366 days of gratitude

November 12, 2016

Take one man celebrating his 80th, add family, friends, fine food and wine, mix in Oamaru Loan and Merc building and you have a recipe for a very enjoyable afternoon.

It was a very real pleasure to be part of the celebrations, catch up with old friends and meet some I’d not met before.

Today I’m grateful for an afternoon of  festivity, friendship and fun.

 


Word of the day

November 12, 2016

Fluffle – a group of hares or rabbits.


Saturday’s smiles

November 12, 2016

A Canadian couple was strolling through a park in London and sat down on a bench next to an elderly Briton. The Brit noticed their lapel pins sporting the Canadian flag and, to make conversation, said “Judging by your pins, you must be Canadians”.

“Indeed we are”, replied the Canadian man.

“I hope you won’t mind my asking,” said the Brit, “but what do the two red bars on your flag represent?”

“Well,” replied the Canadian man, “one of the bars stands for the courage and hardiness of our people in settling the cold expanses and broad prairies of our country. The other is for the honesty and integrity for which Canadians are known.”

The Brit mulled this over and nodded. Having poor eyesight at his advanced age, and not being familiar with maple leaves, he then asked, “And what’s that six-pointed item in the middle of your flag?”

“Oh, that’s to remind us of the six words of our national motto,” the Canadian woman piped up.

The Brit asked, “And what are those six words?”

The Canadian smiled and replied, “They are ‘Don’t blame us – we’re not Americans.'”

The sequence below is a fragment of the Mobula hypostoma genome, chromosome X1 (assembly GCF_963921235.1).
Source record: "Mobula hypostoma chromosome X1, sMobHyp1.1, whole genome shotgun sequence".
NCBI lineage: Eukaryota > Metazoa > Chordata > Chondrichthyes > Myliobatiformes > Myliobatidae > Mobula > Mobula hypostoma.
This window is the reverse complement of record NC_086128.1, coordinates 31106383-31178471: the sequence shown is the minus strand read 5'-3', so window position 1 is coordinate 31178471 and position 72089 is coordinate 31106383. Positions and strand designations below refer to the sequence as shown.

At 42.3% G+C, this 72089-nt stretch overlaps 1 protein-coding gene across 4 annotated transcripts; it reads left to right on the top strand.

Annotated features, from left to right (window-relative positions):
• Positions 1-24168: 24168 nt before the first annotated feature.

Saturday soapbox

November 12, 2016

Saturday’s soapbox is yours to use as you will – within the bounds of decency and absence of defamation. You’re welcome to look back or forward, discuss issues of the moment, to pontificate, ponder or point us to something of interest, to educate, elucidate or entertain, amuse, bemuse or simply muse, but not abuse.

Image result for love your enemies it annoys them


November 12 in history

November 12, 2016

764 – Tibetan troops occupied Chang’an, the capital of the Chinese Tang Dynasty.

1028 – Future Byzantine empress Zoe married Romanus Argyrus.

1439 – Plymouth, became the first town incorporated by the English Parliament.

1555 – The English Parliament re-established Catholicism.

1651 Sor Juana Inés de la Cruz, Mexican mystic and author, was born  (d. 1695).

1729 Louis Antoine de Bougainville, French explorer, was born (d. 1811).

1793 – Jean Sylvain Bailly, the first Mayor of Paris, was guillotined.

1840 Auguste Rodin, French sculptor, was born (d. 1917).

1847 – Sir James Young Simpson, a British physician, was the first to use chloroform as an anaesthetic.

1866 Sun Yat-sen, the 1st President of the Republic of China was born  (d. 1925).

1892 – William “Pudge” Heffelfinger became the first professional American football player on record.

1893 – The treaty of the Durand Line was signed between present day Pakistan and Afghanistan.

1905 – Norway held a referendum in favour of monarchy over republic.

1912 Striking worker Fred Evans was fatally injured in a clash with police and strikebreakers during the bitter six-month-long dispute at the goldmining town of Waihi.

Striker fatally wounded at Waihi

1912 – The frozen bodies of Robert Scott and his men were found on the Ross Ice Shelf in Antarctica.

1918 – Austria became a republic.

1920 – Italy and the Kingdom of Serbs, Croats and Slovenes signed the Treaty of Rapallo.

1927 – Leon Trotsky was expelled from the Soviet Communist Party, leaving Joseph Stalin in undisputed control of the Soviet Union.

1929 Princess Grace of Monaco (Grace Kelly), was born  (d. 1982).

1933 – Hugh Gray took the first known photos of the Loch Ness Monster.

1934 Charles Manson, American cult leader, was born

1936 – The San Francisco – Oakland Bay Bridge opened to traffic.

1938 – Hermann Göring proposed plans to make Madagascar the “Jewish homeland”.

1941 – World War II: Temperatures around Moscow dropped to -12 ° C and the Soviet Union launcheed ski troops for the first time against the freezing German forces near the city.